For many people, aging isn't an easy process. The difficulties extend far beyond seniors, however; family members and friends are also faced with decisions that arise from aging, as they look for ways to ensure their loved ones are well cared for in their golden years and beyond. Homecare is an excellent choice for many people, but it's important to understand there's a big difference between homecare and home healthcare.
Here, we'll explore some of the differences between homecare and home healthcare, as well as the major benefits to each.
What's the Difference Between Homecare and Home Healthcare?
Homecare is delivered by people who are all-around caregivers. Think of these people as sort of life coaches for seniors. They help them get their day-to-day tasks done in order to ensure they're living a healthy, happy life. Home healthcare is clinical medical care that focuses more on health administration than regular daily living. Homecare professionals, just like home healthcare professionals, are specially trained to work with seniors; however, the training of these two professions is quite different.
Still aren't sure about what's the best option for your situation? Not a problem, please reach out to us and we will talk you through your unique situation.
Who are Home Healthcare Professionals?
Home healthcare professionals are trained in the medical field. These people are often registered nurses, occupational therapists, physical therapists, or other people who have undergone specific medical training. Typically, home healthcare is administered as part of a follow-up regimen after a person has been hospitalized or sustained a significant injury or illness.
Home healthcare providers often help their patients with the following types of activities:
- Prescription and pain management
- Changing wound dressings
- At-home physical therapy
- Administration of injectable medications
- Monitoring of health status
- Medical tests
After a patient is released from the hospital, home healthcare professionals can help that person transition back to independence by providing in-home medical attention. This is often not, however, a long-term solution. Rather, home healthcare is a solution that's in place so seniors can get back on their feet following a health scare of any sort. Homecare providers, on the other hand, exist to help seniors with daily tasks on a long-term basis.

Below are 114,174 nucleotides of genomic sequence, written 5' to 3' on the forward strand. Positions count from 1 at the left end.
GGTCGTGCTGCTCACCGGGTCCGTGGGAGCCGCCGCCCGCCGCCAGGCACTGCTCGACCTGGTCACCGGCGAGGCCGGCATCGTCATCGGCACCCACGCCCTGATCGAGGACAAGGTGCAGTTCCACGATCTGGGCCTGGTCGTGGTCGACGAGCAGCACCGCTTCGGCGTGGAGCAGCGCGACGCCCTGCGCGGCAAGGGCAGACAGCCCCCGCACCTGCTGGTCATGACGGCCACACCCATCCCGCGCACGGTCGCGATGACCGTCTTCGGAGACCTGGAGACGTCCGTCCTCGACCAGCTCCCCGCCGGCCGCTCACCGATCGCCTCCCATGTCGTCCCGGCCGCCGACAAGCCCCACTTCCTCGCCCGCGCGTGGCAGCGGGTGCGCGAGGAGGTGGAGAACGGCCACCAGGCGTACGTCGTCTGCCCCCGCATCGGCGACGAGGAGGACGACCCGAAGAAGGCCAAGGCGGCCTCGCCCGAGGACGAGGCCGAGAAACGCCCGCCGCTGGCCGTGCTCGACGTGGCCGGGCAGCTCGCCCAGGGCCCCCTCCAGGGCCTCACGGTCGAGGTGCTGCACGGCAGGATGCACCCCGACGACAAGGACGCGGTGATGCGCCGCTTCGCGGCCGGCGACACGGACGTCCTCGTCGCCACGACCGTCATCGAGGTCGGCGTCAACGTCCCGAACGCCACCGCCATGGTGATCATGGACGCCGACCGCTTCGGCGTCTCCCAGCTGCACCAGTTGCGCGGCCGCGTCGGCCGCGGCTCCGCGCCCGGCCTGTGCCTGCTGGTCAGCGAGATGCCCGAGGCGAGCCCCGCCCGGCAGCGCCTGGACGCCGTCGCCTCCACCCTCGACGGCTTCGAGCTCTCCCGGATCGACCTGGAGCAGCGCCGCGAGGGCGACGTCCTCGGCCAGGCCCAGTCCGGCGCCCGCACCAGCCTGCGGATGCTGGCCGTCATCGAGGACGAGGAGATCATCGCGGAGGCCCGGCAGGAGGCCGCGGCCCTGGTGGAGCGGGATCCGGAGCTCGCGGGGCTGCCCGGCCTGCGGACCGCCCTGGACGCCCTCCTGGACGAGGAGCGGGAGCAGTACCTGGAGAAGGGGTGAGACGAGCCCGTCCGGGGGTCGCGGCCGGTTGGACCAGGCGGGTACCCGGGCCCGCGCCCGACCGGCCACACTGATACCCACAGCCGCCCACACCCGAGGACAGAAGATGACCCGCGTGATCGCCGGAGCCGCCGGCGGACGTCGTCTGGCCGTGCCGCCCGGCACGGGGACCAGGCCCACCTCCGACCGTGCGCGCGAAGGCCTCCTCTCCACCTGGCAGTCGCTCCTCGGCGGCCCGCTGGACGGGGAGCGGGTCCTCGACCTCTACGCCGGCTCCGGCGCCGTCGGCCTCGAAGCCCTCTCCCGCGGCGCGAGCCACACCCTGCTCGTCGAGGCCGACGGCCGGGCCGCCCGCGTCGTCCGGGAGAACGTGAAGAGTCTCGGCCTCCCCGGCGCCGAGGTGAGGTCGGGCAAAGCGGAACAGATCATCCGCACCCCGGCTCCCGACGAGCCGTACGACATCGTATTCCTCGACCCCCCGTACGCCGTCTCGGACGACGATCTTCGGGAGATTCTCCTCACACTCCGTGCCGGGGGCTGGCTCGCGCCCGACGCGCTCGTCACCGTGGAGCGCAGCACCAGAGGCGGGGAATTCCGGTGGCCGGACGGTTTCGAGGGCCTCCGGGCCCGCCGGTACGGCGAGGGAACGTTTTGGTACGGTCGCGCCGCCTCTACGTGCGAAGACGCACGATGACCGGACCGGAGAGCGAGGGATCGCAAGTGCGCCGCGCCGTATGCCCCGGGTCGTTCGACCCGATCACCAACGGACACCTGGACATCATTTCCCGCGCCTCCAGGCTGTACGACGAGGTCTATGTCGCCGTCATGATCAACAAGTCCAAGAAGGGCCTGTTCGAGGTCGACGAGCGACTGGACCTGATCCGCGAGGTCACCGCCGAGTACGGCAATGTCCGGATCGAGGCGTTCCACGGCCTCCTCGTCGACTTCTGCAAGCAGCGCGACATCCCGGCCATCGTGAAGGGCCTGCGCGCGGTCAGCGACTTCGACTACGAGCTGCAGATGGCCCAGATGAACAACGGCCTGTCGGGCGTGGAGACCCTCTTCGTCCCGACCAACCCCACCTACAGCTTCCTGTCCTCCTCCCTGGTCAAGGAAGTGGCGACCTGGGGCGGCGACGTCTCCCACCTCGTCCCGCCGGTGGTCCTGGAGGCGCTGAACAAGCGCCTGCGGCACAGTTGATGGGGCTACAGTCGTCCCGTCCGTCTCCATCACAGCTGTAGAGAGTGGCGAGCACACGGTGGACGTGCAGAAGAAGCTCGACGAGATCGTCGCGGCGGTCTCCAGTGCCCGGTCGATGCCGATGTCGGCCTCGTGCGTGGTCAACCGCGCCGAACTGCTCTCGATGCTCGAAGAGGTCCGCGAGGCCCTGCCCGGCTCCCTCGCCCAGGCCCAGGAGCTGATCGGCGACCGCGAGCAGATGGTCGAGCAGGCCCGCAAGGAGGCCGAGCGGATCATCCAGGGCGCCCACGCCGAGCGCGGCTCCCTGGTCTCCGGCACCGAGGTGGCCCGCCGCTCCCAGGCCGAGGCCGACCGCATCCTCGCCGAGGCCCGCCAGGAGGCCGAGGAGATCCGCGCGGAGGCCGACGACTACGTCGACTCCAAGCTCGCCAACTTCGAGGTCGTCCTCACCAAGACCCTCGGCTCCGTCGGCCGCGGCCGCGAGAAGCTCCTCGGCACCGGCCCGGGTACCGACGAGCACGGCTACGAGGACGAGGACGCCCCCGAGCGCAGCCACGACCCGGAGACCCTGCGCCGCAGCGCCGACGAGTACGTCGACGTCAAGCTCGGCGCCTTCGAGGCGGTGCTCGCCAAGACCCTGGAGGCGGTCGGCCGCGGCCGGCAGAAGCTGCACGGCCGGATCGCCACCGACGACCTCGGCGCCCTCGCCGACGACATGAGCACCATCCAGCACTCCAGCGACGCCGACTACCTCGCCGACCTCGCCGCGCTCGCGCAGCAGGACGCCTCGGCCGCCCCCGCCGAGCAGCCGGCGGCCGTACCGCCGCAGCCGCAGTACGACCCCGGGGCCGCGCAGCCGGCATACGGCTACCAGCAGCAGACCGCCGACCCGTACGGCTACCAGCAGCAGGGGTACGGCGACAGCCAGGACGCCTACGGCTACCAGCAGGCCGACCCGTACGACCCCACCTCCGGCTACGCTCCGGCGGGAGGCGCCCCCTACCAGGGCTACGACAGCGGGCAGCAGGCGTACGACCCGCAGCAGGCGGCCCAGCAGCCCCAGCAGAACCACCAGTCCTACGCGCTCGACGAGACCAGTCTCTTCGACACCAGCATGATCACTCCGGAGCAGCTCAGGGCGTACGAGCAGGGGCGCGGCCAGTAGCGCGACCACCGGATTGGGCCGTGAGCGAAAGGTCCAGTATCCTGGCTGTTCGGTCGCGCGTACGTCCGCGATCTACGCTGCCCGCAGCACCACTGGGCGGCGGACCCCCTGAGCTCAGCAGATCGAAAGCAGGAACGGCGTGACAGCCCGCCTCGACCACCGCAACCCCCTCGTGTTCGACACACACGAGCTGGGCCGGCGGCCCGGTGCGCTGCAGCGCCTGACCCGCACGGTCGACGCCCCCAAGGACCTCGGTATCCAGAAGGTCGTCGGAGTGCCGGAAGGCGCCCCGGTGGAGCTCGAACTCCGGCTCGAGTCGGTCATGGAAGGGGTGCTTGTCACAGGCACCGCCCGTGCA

Who are Homecare Professionals?
Homecare professionals are often called homecare aides. These individuals are specifically trained to work with seniors. Understanding older adults' nuances and needs is a particular specialty of homecare aides. These professionals are considered non-clinical workers, but it's important to understand that "non-clinical" does not equal "non-essential". In fact, the work homecare professionals do is imperative to seniors' livelihoods and is often used in conjunction with home healthcare, as these two segments are quite different but operate in a complementary fashion.
What Kind of Care Can Homecare Professionals Provide?
Although homecare professionals aren't medical experts, their role is very important in the lives of seniors. They facilitate day-to-day tasks, ensuring their patients are properly cared for while maintaining the type of independence and security they need to stay lively. A full list of Bluebird Homecare services can be found here
The CDC estimates 82.6 percent of seniors used long-term care between 2013 and 2014. Undoubtedly, that number has grown, given the number of aging Baby Boomers.
Let's take a look at a few examples of how the people who use homecare services are able to live more independent lives.
Transportation: The CDC states, "In 2015, there were more than 40 million licensed drivers ages 65 and older in the United States." In the same year, more than 6,800 older adults were killed and more than 260,000 were treated in emergency rooms for injuries related to car crashes.
Homecare providers eliminate the worry associated with seniors on the road. They help them run errands, such as seeing the doctor, going to the grocery store, or picking up prescriptions.
Taking car keys away from seniors is never easy, but when they know they'll still be able to do everything they're used to doing, the conversation gets a lot easier.
Personal Grooming: Many seniors struggle to stay clean as mobility becomes an issue. Homecare providers help their patients bathe, get dressed, and use the restroom.
Companionship: Loneliness can be an incredibly painful disease. Oftentimes, homecare providers simply provide a bit of friendship. They're an ear that's there to listen, and for patients suffering dementia or Alzheimer's, homecare professionals can help ground them, providing them with cues that keep their memories in the present.
Every person's situation is different, so there certainly is no one-size-fits-all solution when it comes to senior care. What's important is learning about all the different options of care available so you can arm yourself with all the necessary knowledge to ensure you make the right choice for your loved one when the time comes.
When you know what kind of services homecare agencies offer up front, the decision will be easier to make down the road, and you won't feel rushed or panicked to pick a provider without having the proper information to guide your judgment.
If you have questions about homecare, we invite you to reach out to our team of caring professionals. We're happy to talk to you about your family's situation and give you the best guidance we can.